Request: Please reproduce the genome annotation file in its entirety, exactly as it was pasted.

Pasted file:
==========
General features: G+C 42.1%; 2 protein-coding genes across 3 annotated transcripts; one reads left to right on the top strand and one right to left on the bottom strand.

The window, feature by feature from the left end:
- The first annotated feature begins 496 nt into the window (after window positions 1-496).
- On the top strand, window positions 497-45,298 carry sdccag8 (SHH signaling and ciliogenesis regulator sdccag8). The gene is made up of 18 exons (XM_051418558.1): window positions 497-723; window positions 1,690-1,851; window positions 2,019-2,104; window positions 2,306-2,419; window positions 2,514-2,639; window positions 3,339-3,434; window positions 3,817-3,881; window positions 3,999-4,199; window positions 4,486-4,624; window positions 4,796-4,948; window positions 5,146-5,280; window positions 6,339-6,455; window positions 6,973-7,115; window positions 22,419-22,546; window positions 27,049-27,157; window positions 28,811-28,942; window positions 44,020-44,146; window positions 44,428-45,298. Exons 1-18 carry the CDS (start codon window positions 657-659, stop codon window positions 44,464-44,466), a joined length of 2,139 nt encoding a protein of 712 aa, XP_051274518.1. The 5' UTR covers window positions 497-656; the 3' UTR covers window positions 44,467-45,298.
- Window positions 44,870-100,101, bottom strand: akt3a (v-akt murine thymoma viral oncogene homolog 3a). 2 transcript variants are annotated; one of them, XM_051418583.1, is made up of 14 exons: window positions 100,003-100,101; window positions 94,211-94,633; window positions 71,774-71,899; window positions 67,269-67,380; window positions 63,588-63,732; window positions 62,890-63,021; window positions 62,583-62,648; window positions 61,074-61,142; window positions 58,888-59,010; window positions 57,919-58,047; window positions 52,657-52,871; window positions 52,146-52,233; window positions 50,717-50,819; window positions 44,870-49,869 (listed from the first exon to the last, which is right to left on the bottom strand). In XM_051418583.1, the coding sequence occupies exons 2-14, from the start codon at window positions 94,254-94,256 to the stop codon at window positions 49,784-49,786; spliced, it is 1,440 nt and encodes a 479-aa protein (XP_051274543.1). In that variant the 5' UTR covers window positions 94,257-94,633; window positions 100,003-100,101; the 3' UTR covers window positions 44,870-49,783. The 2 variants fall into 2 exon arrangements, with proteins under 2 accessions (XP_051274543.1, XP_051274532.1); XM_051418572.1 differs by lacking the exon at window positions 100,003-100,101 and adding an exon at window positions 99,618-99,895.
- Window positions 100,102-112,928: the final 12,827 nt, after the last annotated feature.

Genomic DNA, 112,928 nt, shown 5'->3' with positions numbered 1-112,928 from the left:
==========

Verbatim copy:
General features: G+C 42.1%; 2 protein-coding genes across 3 annotated transcripts; one reads left to right on the top strand and one right to left on the bottom strand.

The window, feature by feature from the left end:
- The first annotated feature begins 496 nt into the window (after window positions 1-496).
- On the top strand, window positions 497-45,298 carry sdccag8 (SHH signaling and ciliogenesis regulator sdccag8). The gene is made up of 18 exons (XM_051418558.1): window positions 497-723; window positions 1,690-1,851; window positions 2,019-2,104; window positions 2,306-2,419; window positions 2,514-2,639; window positions 3,339-3,434; window positions 3,817-3,881; window positions 3,999-4,199; window positions 4,486-4,624; window positions 4,796-4,948; window positions 5,146-5,280; window positions 6,339-6,455; window positions 6,973-7,115; window positions 22,419-22,546; window positions 27,049-27,157; window positions 28,811-28,942; window positions 44,020-44,146; window positions 44,428-45,298. Exons 1-18 carry the CDS (start codon window positions 657-659, stop codon window positions 44,464-44,466), a joined length of 2,139 nt encoding a protein of 712 aa, XP_051274518.1. The 5' UTR covers window positions 497-656; the 3' UTR covers window positions 44,467-45,298.
- Window positions 44,870-100,101, bottom strand: akt3a (v-akt murine thymoma viral oncogene homolog 3a). 2 transcript variants are annotated; one of them, XM_051418583.1, is made up of 14 exons: window positions 100,003-100,101; window positions 94,211-94,633; window positions 71,774-71,899; window positions 67,269-67,380; window positions 63,588-63,732; window positions 62,890-63,021; window positions 62,583-62,648; window positions 61,074-61,142; window positions 58,888-59,010; window positions 57,919-58,047; window positions 52,657-52,871; window positions 52,146-52,233; window positions 50,717-50,819; window positions 44,870-49,869 (listed from the first exon to the last, which is right to left on the bottom strand). In XM_051418583.1, the coding sequence occupies exons 2-14, from the start codon at window positions 94,254-94,256 to the stop codon at window positions 49,784-49,786; spliced, it is 1,440 nt and encodes a 479-aa protein (XP_051274543.1). In that variant the 5' UTR covers window positions 94,257-94,633; window positions 100,003-100,101; the 3' UTR covers window positions 44,870-49,783. The 2 variants fall into 2 exon arrangements, with proteins under 2 accessions (XP_051274543.1, XP_051274532.1); XM_051418572.1 differs by lacking the exon at window positions 100,003-100,101 and adding an exon at window positions 99,618-99,895.
- Window positions 100,102-112,928: the final 12,827 nt, after the last annotated feature.

Genomic DNA, 112,928 nt, shown 5'->3' with positions numbered 1-112,928 from the left: